“Neeko feels the same as other champions,” was my first response to looking at Neeko’s abilities and watching PBE footage (an echo chamber of nearly-identical video uploads with lots of exclamation points, the shame of which is now forever etched onto my search algorithms). I felt this very strongly, and yet I couldn’t exactly pinpoint why. I figured I couldn’t write a single sentence and submit it as an article, so I set out to actually investigate my feelings to see if I was on to something or if this was another step into the eventual “old man shakes fist at cloud” that inevitably occurs when you’ve played any game for a decade.
Here’s what I came up with.
Neeko is League of Legends’ 142nd released champion — a fact that makes me feel super old as I type it. You don’t get to maintain a roster of playable characters rivaling the original Pokémon without learning a few things, and Riot’s secret to success in this endeavor is largely tied to the importance they place on a champion’s identity.
Identity’s something I’ve talked about at length in these articles — and whether it’s a champion’s strategic identity (what makes them better suited to certain gameplay situations), thematic or aesthetic identity, Riot tries to give each individual in the game’s roster some way of standing out. They’ve been doing this for a long while, so it should be easy, right?
Not exactly. Forgoing for a moment, all the hard work it takes to actually make these things exist, Riot faces more unique challenges in this regard as time moves on. Simply put — new champions have no guarantee that their identities will resonate (or even be well-liked). Compare this to champion updates, where even once-unpopular characters like Urgot or Aatrox have a legacy or associations designers use to inform what space the new creation could or should occupy. While reworks are compared against their previous iterations, new champions are compared against the all-time greats. Folks that didn’t want to pick up the new Akali or Swain likely didn’t play the originals, so in terms of their prospective champion pool, there’s no loss.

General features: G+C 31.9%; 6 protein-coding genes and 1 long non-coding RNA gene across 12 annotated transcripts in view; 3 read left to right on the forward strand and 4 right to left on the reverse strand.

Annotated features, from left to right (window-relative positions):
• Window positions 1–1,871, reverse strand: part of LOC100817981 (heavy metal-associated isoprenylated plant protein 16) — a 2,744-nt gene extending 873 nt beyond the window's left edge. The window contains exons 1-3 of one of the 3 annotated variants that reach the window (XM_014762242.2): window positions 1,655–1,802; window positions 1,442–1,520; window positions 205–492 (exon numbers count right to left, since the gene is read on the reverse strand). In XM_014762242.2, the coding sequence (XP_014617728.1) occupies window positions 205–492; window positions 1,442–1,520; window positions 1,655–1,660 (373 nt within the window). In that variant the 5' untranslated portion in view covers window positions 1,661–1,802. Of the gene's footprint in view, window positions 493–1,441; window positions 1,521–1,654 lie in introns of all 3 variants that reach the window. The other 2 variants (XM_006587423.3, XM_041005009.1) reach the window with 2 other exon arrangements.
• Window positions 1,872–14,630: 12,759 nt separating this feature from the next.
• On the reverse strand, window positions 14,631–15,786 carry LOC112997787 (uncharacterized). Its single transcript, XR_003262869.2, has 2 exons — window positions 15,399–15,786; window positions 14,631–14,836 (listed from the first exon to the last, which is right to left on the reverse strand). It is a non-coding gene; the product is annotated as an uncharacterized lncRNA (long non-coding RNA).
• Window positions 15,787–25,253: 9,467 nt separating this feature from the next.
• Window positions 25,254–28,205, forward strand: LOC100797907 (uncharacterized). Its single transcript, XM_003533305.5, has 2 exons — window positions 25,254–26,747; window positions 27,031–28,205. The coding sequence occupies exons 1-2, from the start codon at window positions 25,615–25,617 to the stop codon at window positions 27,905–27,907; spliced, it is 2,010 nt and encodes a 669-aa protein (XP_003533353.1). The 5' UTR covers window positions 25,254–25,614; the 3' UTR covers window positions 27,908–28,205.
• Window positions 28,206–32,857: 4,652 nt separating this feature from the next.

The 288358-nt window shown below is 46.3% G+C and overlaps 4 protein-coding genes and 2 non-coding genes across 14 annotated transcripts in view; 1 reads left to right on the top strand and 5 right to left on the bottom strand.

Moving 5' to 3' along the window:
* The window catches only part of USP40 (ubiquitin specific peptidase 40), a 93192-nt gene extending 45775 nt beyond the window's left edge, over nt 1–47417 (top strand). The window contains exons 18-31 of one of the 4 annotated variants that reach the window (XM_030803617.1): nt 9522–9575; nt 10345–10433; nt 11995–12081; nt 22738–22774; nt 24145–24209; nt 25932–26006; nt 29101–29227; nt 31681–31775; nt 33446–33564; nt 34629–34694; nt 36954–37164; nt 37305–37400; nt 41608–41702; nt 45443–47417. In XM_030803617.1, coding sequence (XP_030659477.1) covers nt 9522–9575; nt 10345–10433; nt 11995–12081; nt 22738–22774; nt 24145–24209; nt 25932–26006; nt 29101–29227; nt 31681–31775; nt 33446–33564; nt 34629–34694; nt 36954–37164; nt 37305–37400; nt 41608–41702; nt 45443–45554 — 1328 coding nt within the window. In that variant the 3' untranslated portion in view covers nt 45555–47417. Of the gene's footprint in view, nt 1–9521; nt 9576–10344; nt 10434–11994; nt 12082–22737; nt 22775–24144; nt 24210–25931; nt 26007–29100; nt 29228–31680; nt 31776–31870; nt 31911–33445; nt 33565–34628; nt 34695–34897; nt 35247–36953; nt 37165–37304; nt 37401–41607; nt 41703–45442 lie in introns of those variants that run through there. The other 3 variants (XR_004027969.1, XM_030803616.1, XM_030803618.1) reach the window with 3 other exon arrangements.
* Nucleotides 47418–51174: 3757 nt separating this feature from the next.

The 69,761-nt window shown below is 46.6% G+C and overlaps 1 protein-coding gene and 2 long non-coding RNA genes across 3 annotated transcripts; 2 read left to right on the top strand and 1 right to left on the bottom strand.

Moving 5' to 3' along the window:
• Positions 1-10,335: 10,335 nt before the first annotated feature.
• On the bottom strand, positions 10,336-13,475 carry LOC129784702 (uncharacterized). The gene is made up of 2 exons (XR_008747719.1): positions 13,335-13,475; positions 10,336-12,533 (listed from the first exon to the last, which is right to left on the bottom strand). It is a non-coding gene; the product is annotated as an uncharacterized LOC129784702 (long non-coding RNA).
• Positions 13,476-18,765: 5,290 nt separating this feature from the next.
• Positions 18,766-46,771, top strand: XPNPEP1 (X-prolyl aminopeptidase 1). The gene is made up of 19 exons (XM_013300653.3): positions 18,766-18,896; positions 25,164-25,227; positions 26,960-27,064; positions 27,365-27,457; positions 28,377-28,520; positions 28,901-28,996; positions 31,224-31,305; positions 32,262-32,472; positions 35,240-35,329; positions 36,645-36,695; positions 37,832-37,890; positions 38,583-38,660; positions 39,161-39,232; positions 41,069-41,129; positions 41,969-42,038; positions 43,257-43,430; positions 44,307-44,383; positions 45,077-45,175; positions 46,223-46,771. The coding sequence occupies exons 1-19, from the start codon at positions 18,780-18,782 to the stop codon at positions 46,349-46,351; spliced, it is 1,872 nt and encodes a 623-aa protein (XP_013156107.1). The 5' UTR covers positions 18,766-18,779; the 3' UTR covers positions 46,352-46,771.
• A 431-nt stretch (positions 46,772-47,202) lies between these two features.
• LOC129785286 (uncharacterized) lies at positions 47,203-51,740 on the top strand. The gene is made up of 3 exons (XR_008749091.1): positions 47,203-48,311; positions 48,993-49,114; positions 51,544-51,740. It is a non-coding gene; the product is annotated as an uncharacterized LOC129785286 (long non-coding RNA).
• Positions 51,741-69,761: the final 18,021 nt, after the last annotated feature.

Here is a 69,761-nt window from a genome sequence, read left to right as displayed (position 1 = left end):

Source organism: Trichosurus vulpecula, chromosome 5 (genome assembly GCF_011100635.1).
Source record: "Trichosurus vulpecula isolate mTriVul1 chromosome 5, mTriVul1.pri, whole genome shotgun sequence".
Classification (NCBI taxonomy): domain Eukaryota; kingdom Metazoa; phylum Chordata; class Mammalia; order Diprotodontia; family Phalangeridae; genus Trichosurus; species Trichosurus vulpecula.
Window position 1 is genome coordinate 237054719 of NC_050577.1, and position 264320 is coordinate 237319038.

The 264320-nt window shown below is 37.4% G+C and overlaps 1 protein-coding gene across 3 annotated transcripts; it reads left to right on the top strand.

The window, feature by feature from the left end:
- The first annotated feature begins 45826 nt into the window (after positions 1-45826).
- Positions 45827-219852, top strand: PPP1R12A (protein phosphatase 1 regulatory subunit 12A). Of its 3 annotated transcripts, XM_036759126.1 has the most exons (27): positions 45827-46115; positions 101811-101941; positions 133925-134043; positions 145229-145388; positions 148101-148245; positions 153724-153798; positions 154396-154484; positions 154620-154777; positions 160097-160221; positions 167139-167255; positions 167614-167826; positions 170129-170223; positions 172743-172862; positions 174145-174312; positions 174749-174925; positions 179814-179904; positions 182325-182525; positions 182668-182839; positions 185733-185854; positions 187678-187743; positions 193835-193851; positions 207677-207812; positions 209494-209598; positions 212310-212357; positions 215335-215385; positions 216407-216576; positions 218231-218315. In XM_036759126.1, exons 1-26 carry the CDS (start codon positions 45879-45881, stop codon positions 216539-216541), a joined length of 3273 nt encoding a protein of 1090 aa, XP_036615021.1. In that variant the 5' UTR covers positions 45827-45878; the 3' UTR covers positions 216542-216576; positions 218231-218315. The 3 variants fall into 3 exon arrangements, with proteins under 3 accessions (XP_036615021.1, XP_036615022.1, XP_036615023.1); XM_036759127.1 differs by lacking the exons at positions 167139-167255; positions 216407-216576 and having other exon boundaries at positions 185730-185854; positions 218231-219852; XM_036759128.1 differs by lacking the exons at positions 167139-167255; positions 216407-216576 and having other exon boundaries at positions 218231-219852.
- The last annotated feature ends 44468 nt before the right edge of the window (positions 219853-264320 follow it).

Each new champion though? That’s a potential new main. A potential favorite ... and a potential disappointment.
With this weight on Riot’s shoulders, ever more burdensome with each release, the bar for innovation creeps higher. Stealing summoner spells! Support-assassins! And more relevant to this discussion: shapeshifters. Come see the amazing Neeko: become your teammates! The pressure to bend more rules and search for the truly unique or mind-blowing wow factor is palpable. I don’t mean to ridicule or poke fun here, either. This latest trend in Riot’s design department has led to some of the freshest and most unique mechanics and experiences League has ever seen. This innovative arms-race, however, is not without risk.
In their search for new frontiers, champions start to feel similar to roguelikes or Hearthstone’s Tavern Brawls: adding or breaking rules with interesting drawbacks. Pyke’s “roam and earn tons of kills as a support, but you don’t get to build defensive items” is akin to a hard-mode for average players. It’s exciting to have experiences that don’t just test our mechanical prowess, but instead make us rethink just how well we know the game. In this regard, Neeko lives up to the hype. Just how well do I notice how other players act? Path toward brushes? Do I know that well enough to mind game opponents in the heat of the moment? Neeko asks the player and their opponents to confront this knowledge — often passively stored or glossed over while focusing on other things entirely — and that, in itself, is exciting.